Beatrice Groves: Ink Black Corvids: Magpies, Alchemy and Ink Black Heart

Beatrice Groves, Research Lecturer and tutor at Trinity College, Oxford, and author of  Literary Allusion in Harry Potter, has written a Hogwarts Professor Guest Post: Ink Black Corvids: Magpies, alchemy and Ink Black Heart. Join me after the jump for Prof. Groves’ delve into all things crow and Cormoran. This is the second of three posts by Beatrice in the run up to publication day.


Ink Black Corvids: Magpies, alchemy and Ink Black Heart

The cover of Ink Black Heart puts a magpie at the centre of top of the image, hovering above Robin. The obvious symbolism for UK readers is that of sorrow – this is the rhyme that magpies immediately evoke to Brits:

One for sorrow,
Two for joy,
Three for a girl,
Four for a boy,
Five for silver,
Six for gold,
Seven for a secret,
Never to be told.


There is indeed an enjoyable murder mystery based on this rhyme – Anthony Horowitz’s Magpie Murders (2016) (which I recommend for when you’re counting down the days to the release of Strike 7 on the other side of Ink Black Heart). But there are also other, less well-known versions, such as this one from Brewer’s Dictionary of Phrase and Fable (a book we know Rowling uses for research):


One’s sorrow,
Two’s mirth,
Three’s a wedding,
Four’s a birth,
Five’s a christening,
Six a dearth,
Seven’s heaven,
Eight is hell,
And nine’s the devil his old self.

When I was child superstitious friends always saluted a lone magpie as a way to neutralize the bad luck of the ‘sorrow’ promised by a single magpie – and it seems probable that this is left-over from a more traditional salutation which changed the unlucky single magpie into two by reminding him of his partner: ‘Good morning Mr Magpie and how’s the lady wife?’ ( .)

While we should be tentative about reading too much into the design of the cover, Rowling has told us she has at least some input into them:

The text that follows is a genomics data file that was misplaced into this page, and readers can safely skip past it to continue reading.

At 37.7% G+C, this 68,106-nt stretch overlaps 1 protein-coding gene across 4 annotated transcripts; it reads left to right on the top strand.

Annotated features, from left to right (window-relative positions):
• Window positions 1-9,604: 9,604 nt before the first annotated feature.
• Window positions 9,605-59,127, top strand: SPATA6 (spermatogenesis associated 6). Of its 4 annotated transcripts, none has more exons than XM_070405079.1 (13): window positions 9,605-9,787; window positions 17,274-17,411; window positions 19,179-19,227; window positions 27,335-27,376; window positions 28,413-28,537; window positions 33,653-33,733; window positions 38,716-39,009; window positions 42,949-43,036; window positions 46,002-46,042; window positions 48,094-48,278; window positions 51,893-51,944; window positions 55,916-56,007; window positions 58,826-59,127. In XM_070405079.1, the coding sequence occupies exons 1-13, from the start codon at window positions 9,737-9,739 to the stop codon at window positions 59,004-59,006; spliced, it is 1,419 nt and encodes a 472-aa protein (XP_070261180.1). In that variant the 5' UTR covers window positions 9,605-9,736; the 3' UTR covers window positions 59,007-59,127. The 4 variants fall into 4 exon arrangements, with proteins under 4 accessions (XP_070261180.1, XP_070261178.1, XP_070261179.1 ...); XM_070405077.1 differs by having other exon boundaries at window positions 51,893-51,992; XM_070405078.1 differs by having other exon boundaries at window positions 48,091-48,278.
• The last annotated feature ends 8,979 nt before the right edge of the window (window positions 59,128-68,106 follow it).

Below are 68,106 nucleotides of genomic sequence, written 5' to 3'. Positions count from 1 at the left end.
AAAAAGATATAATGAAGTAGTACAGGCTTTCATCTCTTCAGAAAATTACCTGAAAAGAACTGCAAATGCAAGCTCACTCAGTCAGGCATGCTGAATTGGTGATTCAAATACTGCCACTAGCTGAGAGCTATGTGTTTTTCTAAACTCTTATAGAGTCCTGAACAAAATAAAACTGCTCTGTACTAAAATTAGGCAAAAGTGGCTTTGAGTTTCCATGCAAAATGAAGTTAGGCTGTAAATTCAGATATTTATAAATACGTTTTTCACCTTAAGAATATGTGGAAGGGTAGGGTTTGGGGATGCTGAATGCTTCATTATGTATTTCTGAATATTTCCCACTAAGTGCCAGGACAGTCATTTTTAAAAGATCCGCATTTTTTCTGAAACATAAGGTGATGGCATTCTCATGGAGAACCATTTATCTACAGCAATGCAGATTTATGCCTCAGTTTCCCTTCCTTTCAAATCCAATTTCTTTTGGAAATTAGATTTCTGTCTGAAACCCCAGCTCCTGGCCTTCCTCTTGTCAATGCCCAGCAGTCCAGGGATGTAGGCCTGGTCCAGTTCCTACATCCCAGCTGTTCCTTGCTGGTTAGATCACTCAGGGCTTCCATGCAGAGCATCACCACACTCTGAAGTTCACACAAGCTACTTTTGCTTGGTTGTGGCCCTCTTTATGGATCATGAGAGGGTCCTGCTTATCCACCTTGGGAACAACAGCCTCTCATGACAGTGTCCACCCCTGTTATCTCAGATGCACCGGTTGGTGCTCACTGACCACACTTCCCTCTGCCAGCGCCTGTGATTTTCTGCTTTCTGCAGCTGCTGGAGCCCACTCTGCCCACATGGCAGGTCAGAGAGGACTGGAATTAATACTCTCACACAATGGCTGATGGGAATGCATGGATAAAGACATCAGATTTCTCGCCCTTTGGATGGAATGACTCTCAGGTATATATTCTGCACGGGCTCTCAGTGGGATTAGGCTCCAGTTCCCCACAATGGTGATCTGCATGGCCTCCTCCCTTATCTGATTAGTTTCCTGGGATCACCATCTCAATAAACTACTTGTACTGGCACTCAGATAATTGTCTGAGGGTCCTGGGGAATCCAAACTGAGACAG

And it is also true that magpies haven’t turned up before in Strike, and not much in the magical world either. In Quidditch through the Ages, however, Rowling did name the Montrose Magpies ‘the most successful team in the history of the British and Irish League, which they have won thirty-two times… The Magpies wear black and white robes with one magpie on the chest and another on the back.’ This seemingly unnecessary detail about their strip could be a subtle nod to the superstition; they have two magpies on their kit (not just one) and hence are lucky – so lucky that they become the most successful Quidditch team.

Although magpies have not turned up much in Rowling’s work before, she has long shown an interest in corvids, the family of birds to which they belong. This blog will look at all the places in which corvids have appeared in her work, and some of the alchemical possibilities they suggest for Ink Black Heart.

With their exceptional intelligence – paid tribute to in Aesop’s fable of the Crow and the Pitcher  – and inky black feathers, corvids have attracted perhaps more folklore than any other bird family. In Norse mythology there are the ravens Huginn (‘thought’) and Muninn (‘memory’) who fly over Midgard and return to perch on Odin’s shoulder and whisper their knowledge into his ear.  In Celtic mythology the warrior goddess – Morrighan – takes the form of a crow or raven. While in ancient Greece the crow was sacred to Apollo, symbolising him as the god of prophecy. The connection between birds and prophecy came via augury—divination using birds – and this is a name which Rowling gives to one of her birds: the Augurey. In Newt Scamander’s original bestiary – Fantastic Beasts and Where to Find Them – there is a description of the Augurey:

The Augurey is a native of Britain and Ireland, though sometimes found elsewhere in northern Europe. A thin and mournful-looking bird, somewhat like a small and underfed vulture in appearance, the Augurey is greenish black. It is intensely shy, nests in bramble and thorn, eats large insects and fairies, flies only in heavy rain and otherwise remains hidden in its tear-shaped nest.